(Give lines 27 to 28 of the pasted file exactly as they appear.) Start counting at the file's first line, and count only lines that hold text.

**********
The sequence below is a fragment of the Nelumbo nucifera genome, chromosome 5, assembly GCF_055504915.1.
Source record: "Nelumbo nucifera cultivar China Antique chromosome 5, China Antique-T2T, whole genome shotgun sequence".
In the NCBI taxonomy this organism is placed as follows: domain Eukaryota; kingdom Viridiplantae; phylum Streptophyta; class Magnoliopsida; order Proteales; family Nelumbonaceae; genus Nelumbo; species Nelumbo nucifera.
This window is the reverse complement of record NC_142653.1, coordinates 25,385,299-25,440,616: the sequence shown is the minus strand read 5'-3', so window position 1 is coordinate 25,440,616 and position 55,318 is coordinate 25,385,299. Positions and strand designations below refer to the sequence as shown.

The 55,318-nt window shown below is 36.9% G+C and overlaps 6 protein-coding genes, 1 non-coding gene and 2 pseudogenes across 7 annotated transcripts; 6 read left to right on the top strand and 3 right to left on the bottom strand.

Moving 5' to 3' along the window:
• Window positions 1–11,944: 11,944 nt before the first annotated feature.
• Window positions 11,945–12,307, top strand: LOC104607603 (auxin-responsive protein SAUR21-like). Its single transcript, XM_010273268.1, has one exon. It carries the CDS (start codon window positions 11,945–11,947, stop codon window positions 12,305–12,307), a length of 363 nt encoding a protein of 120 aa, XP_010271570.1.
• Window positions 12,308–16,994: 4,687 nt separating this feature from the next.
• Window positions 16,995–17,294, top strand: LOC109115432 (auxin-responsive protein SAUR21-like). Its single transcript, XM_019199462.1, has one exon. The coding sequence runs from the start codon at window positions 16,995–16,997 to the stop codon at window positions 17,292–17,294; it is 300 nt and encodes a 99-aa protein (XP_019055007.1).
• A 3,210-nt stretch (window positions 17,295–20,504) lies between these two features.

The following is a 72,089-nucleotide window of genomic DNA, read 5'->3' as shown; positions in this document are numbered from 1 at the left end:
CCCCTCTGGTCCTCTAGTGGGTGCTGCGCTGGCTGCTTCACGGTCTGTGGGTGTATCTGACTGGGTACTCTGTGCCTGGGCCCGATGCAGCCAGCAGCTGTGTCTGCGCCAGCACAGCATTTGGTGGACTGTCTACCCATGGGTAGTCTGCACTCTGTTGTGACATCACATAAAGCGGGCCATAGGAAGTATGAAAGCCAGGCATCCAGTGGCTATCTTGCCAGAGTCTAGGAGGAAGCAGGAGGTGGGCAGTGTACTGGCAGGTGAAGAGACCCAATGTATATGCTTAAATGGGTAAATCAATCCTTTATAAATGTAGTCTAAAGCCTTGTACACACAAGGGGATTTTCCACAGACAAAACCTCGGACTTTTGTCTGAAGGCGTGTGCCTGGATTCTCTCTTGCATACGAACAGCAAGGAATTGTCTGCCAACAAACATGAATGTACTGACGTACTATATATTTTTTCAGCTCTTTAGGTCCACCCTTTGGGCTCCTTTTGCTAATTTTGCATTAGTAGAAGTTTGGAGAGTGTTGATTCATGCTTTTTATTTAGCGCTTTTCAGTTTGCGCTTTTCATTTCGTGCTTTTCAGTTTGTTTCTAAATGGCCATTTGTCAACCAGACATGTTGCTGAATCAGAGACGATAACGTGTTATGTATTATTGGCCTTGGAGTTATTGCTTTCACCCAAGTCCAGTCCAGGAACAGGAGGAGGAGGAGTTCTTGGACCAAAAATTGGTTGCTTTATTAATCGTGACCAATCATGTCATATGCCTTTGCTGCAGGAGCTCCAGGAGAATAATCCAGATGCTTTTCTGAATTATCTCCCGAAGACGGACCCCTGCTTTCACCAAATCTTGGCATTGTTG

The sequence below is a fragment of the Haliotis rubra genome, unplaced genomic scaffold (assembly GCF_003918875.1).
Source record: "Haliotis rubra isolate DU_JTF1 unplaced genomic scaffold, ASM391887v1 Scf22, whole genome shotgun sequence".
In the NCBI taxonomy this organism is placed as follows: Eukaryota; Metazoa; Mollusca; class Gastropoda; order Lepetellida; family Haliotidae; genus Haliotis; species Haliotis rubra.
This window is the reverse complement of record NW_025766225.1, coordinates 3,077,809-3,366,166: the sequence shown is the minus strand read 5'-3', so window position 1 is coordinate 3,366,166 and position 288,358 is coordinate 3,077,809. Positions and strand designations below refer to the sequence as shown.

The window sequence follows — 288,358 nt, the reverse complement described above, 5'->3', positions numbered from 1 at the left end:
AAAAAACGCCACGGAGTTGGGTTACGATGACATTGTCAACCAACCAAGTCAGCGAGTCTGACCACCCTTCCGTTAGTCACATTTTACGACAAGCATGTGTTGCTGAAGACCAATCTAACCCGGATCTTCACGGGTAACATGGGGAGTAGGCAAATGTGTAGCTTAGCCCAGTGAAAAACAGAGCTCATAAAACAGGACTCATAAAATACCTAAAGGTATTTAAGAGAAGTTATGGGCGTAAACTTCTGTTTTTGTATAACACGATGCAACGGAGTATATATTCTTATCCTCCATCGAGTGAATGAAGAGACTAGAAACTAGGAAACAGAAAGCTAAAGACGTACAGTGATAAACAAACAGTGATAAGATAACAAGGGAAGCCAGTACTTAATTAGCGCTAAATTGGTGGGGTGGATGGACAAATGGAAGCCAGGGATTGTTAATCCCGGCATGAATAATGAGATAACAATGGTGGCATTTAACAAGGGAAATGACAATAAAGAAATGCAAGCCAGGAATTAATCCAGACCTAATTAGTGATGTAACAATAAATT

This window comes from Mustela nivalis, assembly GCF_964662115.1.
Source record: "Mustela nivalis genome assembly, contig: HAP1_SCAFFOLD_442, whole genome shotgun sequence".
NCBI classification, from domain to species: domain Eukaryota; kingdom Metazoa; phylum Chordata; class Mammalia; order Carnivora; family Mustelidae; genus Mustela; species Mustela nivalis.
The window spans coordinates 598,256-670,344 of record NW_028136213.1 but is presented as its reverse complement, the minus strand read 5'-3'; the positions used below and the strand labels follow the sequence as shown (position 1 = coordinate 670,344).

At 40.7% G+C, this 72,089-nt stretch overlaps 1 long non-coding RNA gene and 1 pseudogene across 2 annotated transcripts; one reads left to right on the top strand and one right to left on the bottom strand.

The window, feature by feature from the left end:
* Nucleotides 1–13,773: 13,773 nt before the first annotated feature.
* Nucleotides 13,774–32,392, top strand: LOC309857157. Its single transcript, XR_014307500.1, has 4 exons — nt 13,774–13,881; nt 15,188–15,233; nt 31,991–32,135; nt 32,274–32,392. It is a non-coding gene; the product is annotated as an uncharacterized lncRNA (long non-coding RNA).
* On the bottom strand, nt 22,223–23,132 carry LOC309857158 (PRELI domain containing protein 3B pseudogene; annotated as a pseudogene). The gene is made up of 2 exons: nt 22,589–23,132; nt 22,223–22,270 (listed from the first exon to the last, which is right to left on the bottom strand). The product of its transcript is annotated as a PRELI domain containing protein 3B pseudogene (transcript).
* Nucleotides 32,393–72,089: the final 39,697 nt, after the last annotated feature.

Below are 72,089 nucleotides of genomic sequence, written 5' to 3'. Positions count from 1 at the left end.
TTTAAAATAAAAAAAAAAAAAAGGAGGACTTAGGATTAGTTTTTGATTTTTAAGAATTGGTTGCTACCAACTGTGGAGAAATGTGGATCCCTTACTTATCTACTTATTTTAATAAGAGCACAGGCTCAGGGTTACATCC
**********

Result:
* Nucleotides 13,774–32,392, top strand: LOC309857157. Its single transcript, XR_014307500.1, has 4 exons — nt 13,774–13,881; nt 15,188–15,233; nt 31,991–32,135; nt 32,274–32,392. It is a non-coding gene; the product is annotated as an uncharacterized lncRNA (long non-coding RNA).
* On the bottom strand, nt 22,223–23,132 carry LOC309857158 (PRELI domain containing protein 3B pseudogene; annotated as a pseudogene). The gene is made up of 2 exons: nt 22,589–23,132; nt 22,223–22,270 (listed from the first exon to the last, which is right to left on the bottom strand). The product of its transcript is annotated as a PRELI domain containing protein 3B pseudogene (transcript).